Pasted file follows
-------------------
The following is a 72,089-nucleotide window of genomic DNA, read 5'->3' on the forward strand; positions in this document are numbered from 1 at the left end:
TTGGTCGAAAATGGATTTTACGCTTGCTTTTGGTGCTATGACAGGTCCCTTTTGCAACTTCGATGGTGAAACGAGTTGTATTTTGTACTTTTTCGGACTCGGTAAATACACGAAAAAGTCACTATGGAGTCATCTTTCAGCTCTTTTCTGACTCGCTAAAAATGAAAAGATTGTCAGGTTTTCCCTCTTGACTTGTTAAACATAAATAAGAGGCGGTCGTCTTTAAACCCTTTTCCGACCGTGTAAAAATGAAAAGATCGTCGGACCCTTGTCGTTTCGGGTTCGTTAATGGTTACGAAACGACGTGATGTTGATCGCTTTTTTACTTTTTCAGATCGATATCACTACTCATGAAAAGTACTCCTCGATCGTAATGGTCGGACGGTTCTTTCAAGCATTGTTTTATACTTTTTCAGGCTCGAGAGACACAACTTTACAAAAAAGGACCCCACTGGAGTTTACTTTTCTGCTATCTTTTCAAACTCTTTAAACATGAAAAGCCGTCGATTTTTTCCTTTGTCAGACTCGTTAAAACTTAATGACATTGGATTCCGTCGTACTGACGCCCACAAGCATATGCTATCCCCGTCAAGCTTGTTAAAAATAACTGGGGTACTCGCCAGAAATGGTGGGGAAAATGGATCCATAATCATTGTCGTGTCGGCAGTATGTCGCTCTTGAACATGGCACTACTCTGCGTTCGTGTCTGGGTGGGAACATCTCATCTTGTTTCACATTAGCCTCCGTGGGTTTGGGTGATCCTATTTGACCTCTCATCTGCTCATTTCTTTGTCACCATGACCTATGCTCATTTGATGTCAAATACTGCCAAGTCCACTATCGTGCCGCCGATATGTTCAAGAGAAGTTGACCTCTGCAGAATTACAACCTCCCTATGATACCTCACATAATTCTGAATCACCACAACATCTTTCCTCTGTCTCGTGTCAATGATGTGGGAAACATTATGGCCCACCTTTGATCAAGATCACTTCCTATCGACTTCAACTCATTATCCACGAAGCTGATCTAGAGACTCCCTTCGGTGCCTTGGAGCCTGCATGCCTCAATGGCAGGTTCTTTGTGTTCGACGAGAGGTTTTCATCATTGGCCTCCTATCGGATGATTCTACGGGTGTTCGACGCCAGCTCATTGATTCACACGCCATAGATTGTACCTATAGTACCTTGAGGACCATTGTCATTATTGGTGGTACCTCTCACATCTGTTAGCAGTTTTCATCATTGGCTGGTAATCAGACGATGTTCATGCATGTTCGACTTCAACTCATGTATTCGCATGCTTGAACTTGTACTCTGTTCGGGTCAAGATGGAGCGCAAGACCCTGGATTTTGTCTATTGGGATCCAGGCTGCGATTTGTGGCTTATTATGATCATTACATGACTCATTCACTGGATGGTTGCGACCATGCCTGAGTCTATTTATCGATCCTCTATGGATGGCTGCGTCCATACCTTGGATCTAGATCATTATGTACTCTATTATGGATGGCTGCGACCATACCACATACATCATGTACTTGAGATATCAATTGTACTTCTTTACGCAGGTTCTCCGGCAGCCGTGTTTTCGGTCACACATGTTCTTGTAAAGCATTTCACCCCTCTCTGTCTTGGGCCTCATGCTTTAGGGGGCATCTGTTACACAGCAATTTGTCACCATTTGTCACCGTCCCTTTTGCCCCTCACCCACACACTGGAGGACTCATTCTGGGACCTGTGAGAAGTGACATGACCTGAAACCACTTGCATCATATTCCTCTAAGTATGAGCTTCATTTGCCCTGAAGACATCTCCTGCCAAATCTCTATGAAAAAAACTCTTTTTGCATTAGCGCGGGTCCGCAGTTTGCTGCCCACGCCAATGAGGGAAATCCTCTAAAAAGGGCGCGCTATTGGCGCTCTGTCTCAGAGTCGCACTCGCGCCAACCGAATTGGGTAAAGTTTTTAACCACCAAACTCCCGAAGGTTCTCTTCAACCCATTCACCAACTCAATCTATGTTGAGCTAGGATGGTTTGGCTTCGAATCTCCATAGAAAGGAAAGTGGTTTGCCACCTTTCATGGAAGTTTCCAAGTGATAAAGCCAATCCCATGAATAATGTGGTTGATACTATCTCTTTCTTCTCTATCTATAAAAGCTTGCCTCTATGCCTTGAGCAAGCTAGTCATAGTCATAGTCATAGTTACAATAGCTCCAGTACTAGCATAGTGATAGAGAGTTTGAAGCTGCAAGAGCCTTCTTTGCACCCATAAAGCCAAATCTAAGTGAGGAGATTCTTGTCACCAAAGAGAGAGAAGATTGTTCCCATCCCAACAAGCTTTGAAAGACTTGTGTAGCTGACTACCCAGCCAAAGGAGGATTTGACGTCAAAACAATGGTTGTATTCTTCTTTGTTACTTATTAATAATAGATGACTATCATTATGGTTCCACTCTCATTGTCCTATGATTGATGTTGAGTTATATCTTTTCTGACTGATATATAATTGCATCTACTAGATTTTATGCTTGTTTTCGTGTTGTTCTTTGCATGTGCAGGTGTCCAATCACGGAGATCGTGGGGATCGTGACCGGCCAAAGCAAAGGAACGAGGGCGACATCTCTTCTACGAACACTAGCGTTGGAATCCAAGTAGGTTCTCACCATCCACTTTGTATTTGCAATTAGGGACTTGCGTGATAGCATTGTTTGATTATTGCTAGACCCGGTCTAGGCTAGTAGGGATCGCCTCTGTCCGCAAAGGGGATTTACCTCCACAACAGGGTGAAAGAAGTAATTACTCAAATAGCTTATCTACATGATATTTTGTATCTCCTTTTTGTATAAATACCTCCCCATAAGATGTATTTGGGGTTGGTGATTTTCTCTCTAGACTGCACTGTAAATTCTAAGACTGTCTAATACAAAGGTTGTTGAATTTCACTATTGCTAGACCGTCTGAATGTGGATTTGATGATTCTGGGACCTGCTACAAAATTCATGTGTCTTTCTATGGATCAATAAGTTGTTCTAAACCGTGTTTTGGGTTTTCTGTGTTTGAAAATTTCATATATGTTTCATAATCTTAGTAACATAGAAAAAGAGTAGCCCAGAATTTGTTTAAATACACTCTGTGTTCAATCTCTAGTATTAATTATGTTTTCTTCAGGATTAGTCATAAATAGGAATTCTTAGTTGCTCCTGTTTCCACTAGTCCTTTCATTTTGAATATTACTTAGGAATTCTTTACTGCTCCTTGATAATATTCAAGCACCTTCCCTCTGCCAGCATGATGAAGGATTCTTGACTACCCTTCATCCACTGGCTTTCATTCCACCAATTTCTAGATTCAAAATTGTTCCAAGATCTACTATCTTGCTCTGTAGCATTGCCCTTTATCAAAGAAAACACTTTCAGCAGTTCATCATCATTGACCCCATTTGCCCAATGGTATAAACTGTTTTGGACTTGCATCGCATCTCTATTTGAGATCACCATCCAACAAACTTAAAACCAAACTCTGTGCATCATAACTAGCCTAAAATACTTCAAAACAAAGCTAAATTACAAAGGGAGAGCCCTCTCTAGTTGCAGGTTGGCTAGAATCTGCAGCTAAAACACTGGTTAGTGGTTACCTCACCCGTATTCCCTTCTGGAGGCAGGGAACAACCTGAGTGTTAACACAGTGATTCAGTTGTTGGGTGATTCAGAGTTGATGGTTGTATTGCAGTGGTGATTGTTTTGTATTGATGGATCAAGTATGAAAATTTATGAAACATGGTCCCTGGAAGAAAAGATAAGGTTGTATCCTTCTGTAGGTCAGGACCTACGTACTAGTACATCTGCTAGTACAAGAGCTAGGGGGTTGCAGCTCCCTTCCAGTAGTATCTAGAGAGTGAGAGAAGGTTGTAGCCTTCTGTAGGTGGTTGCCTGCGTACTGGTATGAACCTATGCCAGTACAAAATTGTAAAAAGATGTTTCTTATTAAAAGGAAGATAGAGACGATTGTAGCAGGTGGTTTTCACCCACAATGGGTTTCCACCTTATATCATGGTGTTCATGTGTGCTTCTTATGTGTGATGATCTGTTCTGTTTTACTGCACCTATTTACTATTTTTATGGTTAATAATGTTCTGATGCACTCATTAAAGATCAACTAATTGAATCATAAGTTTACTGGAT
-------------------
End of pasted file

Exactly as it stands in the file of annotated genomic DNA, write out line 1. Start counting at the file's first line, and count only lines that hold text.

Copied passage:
The following is a 72,089-nucleotide window of genomic DNA, read 5'->3' on the forward strand; positions in this document are numbered from 1 at the left end: